- Understand that we will all take off at the same time. It doesn’t matter who gets on the plane first. Everyone stands up and rushes to the gate the minute it opens, with the only result being extra ten minutes of standing. It’s like everybody standing on tiptoes at a concert, therefore seeing exactly the same as before, but with considerable discomfort.
- It makes boarding appreciably faster when people with seats in the back board first, because then nobody gets in anyone’s way in the aisle. Sometimes, airlines enforce this. If you know your seat is in the front, wait to board among the last, especially if you have huge, barely permissible luggage that you’ll spend five minutes wrestling with, requiring the help of two stewardesses, while fifty people stand in the aisle behind, watching you with growing bloodlust. Getting out, same thing in reverse. Front first. Which means you should be prepared to briskly get up and go when it’s your turn, rather than only then starting to fumble for belongings – while, naturally, standing in the aisle and holding up the whole blooming plane.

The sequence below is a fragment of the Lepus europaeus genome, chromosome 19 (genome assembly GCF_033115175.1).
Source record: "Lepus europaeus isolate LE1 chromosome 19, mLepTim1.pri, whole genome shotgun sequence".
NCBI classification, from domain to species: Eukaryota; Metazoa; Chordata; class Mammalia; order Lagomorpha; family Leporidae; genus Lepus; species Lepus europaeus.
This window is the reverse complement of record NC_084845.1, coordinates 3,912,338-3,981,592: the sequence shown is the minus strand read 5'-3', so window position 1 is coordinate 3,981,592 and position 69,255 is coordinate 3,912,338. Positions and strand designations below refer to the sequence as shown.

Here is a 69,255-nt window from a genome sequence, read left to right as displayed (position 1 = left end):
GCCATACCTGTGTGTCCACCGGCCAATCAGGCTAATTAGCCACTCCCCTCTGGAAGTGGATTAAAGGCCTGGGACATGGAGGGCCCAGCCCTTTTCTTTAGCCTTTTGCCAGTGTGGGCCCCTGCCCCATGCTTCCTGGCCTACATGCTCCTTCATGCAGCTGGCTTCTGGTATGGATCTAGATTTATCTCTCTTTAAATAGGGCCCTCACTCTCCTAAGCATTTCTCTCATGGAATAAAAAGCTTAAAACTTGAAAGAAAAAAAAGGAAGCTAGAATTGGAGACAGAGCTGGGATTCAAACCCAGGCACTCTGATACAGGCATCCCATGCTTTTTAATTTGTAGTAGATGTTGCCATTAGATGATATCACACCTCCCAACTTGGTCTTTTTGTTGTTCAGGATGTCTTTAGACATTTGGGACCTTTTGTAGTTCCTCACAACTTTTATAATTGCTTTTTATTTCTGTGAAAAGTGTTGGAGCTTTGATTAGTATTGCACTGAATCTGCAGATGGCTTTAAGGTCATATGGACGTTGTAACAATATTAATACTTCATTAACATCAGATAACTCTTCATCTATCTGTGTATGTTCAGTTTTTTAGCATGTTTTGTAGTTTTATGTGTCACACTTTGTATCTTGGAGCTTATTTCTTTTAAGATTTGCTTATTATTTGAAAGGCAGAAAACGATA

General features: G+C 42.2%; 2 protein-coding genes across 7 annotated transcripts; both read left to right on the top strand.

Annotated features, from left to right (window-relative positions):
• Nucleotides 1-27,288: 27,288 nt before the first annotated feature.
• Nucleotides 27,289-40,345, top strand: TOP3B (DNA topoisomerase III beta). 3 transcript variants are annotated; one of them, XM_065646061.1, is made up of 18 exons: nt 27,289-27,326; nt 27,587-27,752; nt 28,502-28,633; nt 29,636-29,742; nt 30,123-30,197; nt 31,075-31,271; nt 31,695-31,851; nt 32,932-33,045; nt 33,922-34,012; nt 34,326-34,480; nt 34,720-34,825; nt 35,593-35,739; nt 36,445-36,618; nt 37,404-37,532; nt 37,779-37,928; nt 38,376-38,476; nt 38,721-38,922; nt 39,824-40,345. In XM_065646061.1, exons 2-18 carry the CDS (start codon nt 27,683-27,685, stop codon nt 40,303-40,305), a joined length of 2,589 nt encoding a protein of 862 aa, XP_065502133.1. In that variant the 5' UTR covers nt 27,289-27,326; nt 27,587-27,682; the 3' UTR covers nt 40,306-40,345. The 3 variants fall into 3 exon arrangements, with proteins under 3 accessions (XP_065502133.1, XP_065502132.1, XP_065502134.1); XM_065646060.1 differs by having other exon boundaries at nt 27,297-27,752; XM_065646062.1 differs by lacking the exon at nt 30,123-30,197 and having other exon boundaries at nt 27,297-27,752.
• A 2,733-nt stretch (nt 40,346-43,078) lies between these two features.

- The corollary to getting up too late is getting up too soon, with the sole result of everybody standing in the aisle for ten minutes with the door closed. At moments like these, faith in humanity is tested.
- In the exit sleeve, appreciate that people have connecting flights or are in a hurry to meetings and don’t stroll casually down the middle with a huge suitcase and/or meandering child in one hand and a phone in the other. Give way. Don’t be a drag on the world economy.
- If you have anything remotely resembling an illness, consider whether you absolutely positively have to travel. The odds are high you will infect other people.
- Shrieking babies. Bonus points for shrieking babies on overnight flights. Bonus bonus points for shrieking babies that are evidently ill. Bonus bonus bonus points for shrieking babies on overnight flights, projecting pestilent bacteria from several orifices at the same time. And of course, sitting next to me.
- Armrest etiquette: window seat gets window armrest and the window, aisle seat gets aisle armrest and the aisle, middle seat gets both middle armrests, except where there are more than three adjacent seats in which case, good luck.
- If people pull to the side to let an emergency vehicle pass, let those in front of you back onto the road – don’t try to get ahead of them.